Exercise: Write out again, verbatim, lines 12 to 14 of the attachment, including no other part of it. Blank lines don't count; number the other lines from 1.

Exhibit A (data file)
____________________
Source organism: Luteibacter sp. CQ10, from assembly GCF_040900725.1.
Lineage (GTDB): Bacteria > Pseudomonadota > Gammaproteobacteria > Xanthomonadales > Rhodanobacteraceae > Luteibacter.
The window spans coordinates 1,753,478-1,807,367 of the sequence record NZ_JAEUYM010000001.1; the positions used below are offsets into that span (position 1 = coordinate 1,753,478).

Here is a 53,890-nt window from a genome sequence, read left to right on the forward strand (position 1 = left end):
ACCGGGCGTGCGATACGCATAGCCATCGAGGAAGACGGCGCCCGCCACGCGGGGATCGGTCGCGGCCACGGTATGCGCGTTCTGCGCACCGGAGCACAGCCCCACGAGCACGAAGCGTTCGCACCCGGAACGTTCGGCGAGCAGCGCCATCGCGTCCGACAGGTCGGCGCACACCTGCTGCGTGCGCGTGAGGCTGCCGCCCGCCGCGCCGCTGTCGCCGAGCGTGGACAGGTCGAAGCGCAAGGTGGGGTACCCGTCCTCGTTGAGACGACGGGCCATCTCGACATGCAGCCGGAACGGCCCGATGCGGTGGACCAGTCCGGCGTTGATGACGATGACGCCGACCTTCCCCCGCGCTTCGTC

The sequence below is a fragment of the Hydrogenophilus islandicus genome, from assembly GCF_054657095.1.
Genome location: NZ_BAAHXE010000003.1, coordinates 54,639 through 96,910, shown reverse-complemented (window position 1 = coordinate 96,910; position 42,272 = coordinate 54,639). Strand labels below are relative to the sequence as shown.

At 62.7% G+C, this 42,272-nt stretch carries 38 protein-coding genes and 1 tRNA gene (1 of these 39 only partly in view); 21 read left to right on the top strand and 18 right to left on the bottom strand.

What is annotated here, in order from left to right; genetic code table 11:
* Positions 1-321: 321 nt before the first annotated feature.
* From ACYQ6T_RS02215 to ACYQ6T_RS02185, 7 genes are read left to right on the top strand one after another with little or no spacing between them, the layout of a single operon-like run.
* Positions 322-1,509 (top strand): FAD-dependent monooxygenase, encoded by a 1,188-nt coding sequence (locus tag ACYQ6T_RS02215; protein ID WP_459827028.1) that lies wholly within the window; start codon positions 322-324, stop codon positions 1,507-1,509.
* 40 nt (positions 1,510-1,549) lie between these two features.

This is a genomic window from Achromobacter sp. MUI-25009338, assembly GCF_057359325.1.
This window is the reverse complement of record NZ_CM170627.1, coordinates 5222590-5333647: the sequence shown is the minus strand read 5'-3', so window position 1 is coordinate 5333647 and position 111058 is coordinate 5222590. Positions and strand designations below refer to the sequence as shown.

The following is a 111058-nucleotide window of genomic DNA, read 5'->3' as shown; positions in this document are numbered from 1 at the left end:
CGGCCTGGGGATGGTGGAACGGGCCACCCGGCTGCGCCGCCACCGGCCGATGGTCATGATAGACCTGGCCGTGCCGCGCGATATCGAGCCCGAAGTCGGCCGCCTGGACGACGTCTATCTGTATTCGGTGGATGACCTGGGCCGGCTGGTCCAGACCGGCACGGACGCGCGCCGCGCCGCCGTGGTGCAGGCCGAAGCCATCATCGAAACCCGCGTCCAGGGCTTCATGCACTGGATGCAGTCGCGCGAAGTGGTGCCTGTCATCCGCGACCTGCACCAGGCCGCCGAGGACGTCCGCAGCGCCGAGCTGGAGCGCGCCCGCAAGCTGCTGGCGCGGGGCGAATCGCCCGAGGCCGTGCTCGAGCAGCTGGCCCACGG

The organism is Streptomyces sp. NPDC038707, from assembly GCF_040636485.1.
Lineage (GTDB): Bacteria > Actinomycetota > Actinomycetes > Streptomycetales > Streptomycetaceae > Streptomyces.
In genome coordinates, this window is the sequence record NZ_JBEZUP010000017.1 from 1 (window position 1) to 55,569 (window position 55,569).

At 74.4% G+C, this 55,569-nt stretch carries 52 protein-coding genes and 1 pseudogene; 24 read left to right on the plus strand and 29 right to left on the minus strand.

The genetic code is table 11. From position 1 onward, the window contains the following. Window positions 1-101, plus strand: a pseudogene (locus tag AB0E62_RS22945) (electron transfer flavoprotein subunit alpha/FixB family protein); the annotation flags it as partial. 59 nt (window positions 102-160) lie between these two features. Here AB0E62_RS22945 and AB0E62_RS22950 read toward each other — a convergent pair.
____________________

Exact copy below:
* Positions 322-1,509 (top strand): FAD-dependent monooxygenase, encoded by a 1,188-nt coding sequence (locus tag ACYQ6T_RS02215; protein ID WP_459827028.1) that lies wholly within the window; start codon positions 322-324, stop codon positions 1,507-1,509.
* 40 nt (positions 1,510-1,549) lie between these two features.

This is a genomic window from Achromobacter sp. MUI-25009338, assembly GCF_057359325.1.